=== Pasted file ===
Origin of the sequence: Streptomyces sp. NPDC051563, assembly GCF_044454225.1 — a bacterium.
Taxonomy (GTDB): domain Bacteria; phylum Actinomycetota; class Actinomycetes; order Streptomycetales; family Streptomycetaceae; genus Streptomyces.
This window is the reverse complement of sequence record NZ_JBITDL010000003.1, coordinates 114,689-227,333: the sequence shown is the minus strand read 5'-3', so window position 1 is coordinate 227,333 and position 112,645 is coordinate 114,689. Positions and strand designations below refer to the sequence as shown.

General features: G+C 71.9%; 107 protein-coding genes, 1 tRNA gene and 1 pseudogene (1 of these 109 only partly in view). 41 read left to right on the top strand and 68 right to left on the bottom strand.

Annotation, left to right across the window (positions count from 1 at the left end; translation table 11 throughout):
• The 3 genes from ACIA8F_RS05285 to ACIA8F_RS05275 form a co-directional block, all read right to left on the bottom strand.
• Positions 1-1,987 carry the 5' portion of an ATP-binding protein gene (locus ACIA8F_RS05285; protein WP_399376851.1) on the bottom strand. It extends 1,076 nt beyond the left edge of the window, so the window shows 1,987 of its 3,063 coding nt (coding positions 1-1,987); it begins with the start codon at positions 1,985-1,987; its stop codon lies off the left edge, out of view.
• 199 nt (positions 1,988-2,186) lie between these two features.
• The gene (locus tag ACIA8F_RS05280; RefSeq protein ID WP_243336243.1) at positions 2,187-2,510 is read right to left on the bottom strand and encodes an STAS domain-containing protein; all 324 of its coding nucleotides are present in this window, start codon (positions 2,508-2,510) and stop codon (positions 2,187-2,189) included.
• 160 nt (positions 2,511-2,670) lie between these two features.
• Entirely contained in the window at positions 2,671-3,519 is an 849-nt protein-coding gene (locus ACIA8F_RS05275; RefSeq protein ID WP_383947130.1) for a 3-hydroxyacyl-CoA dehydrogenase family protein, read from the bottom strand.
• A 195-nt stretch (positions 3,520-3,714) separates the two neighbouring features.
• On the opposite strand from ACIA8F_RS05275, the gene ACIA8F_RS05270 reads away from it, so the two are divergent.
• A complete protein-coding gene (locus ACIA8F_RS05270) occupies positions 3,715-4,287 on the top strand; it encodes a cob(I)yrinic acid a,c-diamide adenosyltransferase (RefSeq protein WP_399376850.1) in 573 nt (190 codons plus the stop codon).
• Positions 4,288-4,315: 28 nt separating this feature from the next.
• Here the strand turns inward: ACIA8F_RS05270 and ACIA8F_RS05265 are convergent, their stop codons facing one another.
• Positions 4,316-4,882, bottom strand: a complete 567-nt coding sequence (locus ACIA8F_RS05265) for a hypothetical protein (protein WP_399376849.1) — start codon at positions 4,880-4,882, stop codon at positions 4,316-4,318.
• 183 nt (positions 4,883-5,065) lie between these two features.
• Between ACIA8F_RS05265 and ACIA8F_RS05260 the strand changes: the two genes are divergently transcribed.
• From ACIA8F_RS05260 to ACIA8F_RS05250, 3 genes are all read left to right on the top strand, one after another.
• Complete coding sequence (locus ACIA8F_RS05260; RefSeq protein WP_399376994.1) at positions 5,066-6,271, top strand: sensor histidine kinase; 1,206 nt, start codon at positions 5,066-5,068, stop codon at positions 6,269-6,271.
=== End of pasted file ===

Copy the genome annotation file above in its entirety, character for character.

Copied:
Origin of the sequence: Streptomyces sp. NPDC051563, assembly GCF_044454225.1 — a bacterium.
Taxonomy (GTDB): domain Bacteria; phylum Actinomycetota; class Actinomycetes; order Streptomycetales; family Streptomycetaceae; genus Streptomyces.
This window is the reverse complement of sequence record NZ_JBITDL010000003.1, coordinates 114,689-227,333: the sequence shown is the minus strand read 5'-3', so window position 1 is coordinate 227,333 and position 112,645 is coordinate 114,689. Positions and strand designations below refer to the sequence as shown.

General features: G+C 71.9%; 107 protein-coding genes, 1 tRNA gene and 1 pseudogene (1 of these 109 only partly in view). 41 read left to right on the top strand and 68 right to left on the bottom strand.

Annotation, left to right across the window (positions count from 1 at the left end; translation table 11 throughout):
• The 3 genes from ACIA8F_RS05285 to ACIA8F_RS05275 form a co-directional block, all read right to left on the bottom strand.
• Positions 1-1,987 carry the 5' portion of an ATP-binding protein gene (locus ACIA8F_RS05285; protein WP_399376851.1) on the bottom strand. It extends 1,076 nt beyond the left edge of the window, so the window shows 1,987 of its 3,063 coding nt (coding positions 1-1,987); it begins with the start codon at positions 1,985-1,987; its stop codon lies off the left edge, out of view.
• 199 nt (positions 1,988-2,186) lie between these two features.
• The gene (locus tag ACIA8F_RS05280; RefSeq protein ID WP_243336243.1) at positions 2,187-2,510 is read right to left on the bottom strand and encodes an STAS domain-containing protein; all 324 of its coding nucleotides are present in this window, start codon (positions 2,508-2,510) and stop codon (positions 2,187-2,189) included.
• 160 nt (positions 2,511-2,670) lie between these two features.
• Entirely contained in the window at positions 2,671-3,519 is an 849-nt protein-coding gene (locus ACIA8F_RS05275; RefSeq protein ID WP_383947130.1) for a 3-hydroxyacyl-CoA dehydrogenase family protein, read from the bottom strand.
• A 195-nt stretch (positions 3,520-3,714) separates the two neighbouring features.
• On the opposite strand from ACIA8F_RS05275, the gene ACIA8F_RS05270 reads away from it, so the two are divergent.
• A complete protein-coding gene (locus ACIA8F_RS05270) occupies positions 3,715-4,287 on the top strand; it encodes a cob(I)yrinic acid a,c-diamide adenosyltransferase (RefSeq protein WP_399376850.1) in 573 nt (190 codons plus the stop codon).
• Positions 4,288-4,315: 28 nt separating this feature from the next.
• Here the strand turns inward: ACIA8F_RS05270 and ACIA8F_RS05265 are convergent, their stop codons facing one another.
• Positions 4,316-4,882, bottom strand: a complete 567-nt coding sequence (locus ACIA8F_RS05265) for a hypothetical protein (protein WP_399376849.1) — start codon at positions 4,880-4,882, stop codon at positions 4,316-4,318.
• 183 nt (positions 4,883-5,065) lie between these two features.
• Between ACIA8F_RS05265 and ACIA8F_RS05260 the strand changes: the two genes are divergently transcribed.
• From ACIA8F_RS05260 to ACIA8F_RS05250, 3 genes are all read left to right on the top strand, one after another.
• Complete coding sequence (locus ACIA8F_RS05260; RefSeq protein WP_399376994.1) at positions 5,066-6,271, top strand: sensor histidine kinase; 1,206 nt, start codon at positions 5,066-5,068, stop codon at positions 6,269-6,271.